Liz Cheney Considers Presidential Run: A Wild Card in the 2024 Election Mix?

The 2024 presidential race could witness a new and potentially game-changing entry: former GOP Rep. Liz Cheney. Cheney, known for her staunch opposition to Donald Trump, suggested last week that she might throw her hat in the ring. Her aim? To siphon votes from Trump, who currently appears poised to breeze through the GOP’s nominating process.

In a recent interview with USA Today, Cheney, who was ousted from her congressional seat for challenging Trump post-January 6 insurrection, spoke about the dire need for a bipartisan coalition to prevent Trump’s return to power. She even suggested that conservatives worried about U.S. democracy should consider voting for Democrats in the House, as the GOP under Speaker Mike Johnson (R-Louisiana) might refuse to certify election results if Trump lost and refused to concede.

While Cheney’s political views are far from progressive – she’s a foreign policy hawk, opposes abortion, rejects gun control, and supports tax breaks for the wealthy – her vocal criticism of Trumpism and its threat to democracy has been unyielding. Cheney’s potential candidacy would add an intriguing layer to an already complex election, with her team likely weighing the impact her run could have on Trump’s chances.

The 2024 election is shaping up to be unusually unpredictable, with several independent candidates, including Robert F. Kennedy Jr., Cornel West, Jill Stein, and potentially Joe Manchin, adding to the mix. Their involvement could significantly alter the political landscape, drawing voters from across the spectrum and potentially influencing the outcome in unexpected ways.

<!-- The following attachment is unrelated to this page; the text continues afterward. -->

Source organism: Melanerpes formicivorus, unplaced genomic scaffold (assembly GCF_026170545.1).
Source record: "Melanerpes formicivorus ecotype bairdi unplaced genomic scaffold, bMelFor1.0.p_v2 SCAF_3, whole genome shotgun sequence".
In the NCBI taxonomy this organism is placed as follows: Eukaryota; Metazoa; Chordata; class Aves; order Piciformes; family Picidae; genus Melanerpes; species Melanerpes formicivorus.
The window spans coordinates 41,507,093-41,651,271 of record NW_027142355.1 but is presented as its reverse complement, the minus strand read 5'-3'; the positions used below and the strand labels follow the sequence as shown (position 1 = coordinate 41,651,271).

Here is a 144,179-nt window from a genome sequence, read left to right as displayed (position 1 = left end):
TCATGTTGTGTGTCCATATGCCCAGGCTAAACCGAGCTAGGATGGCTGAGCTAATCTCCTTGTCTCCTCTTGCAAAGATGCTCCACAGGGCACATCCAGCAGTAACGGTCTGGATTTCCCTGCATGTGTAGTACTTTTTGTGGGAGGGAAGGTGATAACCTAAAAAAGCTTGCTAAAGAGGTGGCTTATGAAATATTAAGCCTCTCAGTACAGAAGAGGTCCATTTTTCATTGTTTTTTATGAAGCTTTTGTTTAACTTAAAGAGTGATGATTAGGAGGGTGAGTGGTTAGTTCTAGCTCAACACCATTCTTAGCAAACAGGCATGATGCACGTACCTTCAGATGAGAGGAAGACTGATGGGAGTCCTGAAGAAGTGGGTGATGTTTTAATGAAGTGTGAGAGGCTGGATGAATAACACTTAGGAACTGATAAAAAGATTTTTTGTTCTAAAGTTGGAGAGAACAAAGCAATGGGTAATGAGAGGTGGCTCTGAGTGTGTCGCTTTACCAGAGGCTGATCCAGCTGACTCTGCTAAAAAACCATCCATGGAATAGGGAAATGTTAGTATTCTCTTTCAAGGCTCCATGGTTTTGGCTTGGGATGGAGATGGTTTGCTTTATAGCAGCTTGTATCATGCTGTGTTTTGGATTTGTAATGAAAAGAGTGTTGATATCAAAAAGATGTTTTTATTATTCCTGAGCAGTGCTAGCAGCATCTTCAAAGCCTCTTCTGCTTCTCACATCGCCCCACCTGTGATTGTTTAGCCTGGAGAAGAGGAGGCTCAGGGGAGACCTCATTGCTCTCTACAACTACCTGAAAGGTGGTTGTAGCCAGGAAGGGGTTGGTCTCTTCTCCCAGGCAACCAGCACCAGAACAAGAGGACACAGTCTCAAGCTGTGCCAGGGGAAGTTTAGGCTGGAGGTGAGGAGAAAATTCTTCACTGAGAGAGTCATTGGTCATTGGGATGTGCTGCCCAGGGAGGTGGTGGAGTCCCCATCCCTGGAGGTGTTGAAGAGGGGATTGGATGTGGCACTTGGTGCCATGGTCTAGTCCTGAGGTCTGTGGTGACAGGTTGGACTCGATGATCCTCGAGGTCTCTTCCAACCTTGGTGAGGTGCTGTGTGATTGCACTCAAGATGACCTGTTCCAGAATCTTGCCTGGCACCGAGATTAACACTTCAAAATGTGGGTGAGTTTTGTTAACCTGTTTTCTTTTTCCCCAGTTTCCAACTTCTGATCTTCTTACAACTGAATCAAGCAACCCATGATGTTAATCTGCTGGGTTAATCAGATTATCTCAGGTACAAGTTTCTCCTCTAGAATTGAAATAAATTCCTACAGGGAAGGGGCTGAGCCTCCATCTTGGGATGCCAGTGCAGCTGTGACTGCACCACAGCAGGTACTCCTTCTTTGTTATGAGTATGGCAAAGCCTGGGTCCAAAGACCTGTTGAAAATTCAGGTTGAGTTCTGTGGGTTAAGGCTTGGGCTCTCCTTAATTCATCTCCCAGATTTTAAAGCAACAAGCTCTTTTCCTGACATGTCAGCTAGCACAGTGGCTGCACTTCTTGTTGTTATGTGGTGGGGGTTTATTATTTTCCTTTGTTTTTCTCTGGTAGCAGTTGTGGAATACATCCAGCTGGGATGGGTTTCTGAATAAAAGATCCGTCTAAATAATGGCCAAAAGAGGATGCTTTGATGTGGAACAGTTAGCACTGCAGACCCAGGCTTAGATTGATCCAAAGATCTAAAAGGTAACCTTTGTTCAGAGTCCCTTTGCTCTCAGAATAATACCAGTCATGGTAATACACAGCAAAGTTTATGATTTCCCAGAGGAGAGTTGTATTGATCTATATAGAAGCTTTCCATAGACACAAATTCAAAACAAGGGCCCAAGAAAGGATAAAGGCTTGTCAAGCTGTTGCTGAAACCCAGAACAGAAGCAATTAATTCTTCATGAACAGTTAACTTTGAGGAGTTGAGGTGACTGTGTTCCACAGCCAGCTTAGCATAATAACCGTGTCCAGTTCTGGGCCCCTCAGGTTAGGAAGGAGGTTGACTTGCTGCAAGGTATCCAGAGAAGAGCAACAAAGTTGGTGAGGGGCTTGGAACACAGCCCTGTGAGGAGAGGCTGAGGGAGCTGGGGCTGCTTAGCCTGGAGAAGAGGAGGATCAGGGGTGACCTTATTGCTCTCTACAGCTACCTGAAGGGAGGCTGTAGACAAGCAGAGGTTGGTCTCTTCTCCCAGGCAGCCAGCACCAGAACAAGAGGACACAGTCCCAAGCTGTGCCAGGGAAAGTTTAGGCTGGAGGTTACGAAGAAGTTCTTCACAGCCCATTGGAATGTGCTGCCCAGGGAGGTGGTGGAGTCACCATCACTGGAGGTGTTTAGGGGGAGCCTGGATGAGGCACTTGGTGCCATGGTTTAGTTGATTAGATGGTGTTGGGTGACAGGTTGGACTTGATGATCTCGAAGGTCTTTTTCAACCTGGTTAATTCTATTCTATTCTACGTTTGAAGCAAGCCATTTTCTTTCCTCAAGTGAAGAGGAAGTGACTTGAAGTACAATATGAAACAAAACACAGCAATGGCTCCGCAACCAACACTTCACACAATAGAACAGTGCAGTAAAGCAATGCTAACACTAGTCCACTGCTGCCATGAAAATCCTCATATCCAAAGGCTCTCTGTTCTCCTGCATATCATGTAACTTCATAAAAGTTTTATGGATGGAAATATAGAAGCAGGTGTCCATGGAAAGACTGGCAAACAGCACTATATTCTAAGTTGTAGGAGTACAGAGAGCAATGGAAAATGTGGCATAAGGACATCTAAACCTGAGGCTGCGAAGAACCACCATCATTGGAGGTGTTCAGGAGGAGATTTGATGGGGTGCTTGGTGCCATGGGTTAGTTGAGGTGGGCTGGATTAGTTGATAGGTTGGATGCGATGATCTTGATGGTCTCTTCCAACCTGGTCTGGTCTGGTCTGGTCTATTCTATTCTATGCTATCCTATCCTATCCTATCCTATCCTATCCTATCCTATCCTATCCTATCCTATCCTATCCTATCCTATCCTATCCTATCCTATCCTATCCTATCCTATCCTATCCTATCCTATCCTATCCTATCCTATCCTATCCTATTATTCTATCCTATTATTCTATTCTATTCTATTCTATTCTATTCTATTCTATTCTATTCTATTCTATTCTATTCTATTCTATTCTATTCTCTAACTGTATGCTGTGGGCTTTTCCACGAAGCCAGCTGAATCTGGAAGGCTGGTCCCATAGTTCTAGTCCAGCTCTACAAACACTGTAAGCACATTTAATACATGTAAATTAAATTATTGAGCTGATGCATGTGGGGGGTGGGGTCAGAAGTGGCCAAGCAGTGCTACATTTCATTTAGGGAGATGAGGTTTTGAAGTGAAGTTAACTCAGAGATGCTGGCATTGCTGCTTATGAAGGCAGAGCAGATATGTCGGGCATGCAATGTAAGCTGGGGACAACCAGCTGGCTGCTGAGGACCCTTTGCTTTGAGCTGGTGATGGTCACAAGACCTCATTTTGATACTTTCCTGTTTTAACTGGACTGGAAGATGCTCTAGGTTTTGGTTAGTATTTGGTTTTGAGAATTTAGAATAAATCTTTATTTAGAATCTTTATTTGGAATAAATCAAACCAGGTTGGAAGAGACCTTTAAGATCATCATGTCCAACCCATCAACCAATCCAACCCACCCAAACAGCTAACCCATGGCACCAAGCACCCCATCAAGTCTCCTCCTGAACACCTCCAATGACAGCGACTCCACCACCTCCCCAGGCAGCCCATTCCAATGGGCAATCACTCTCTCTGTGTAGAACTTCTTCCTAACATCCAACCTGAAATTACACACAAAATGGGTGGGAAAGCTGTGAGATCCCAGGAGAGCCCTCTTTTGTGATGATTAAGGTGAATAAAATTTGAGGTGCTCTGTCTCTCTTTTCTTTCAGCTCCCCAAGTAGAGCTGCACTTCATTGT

Cheney’s decision will depend on the dynamics of these independent campaigns and the possibility of a fragmented electorate. In a scenario reminiscent of Ross Perot in 1992 or George Wallace in 1968, the presence of multiple candidates could lead to a candidate securing Electoral College votes with a minority of the popular vote. This kind of split could either hinder or help Trump, depending on how the votes are distributed.

Given the current political climate, with a large portion of voters dissatisfied with both Trump and Biden and the unprecedented number of potential third-party candidates, the 2024 election could see a level of volatility and unpredictability not witnessed in decades. Cheney’s possible entry into the race, while a long shot for victory, could significantly impact the electoral dynamics, either fragmenting the anti-Trump vote or providing a rallying point for those opposed to his return.

As the race heats up, Cheney’s decision to run – and its potential consequences – will be closely watched by both sides of the political aisle. With the electorate’s dissatisfaction with the status quo, her candidacy could be a wild card, adding more uncertainty to an already tumultuous election season.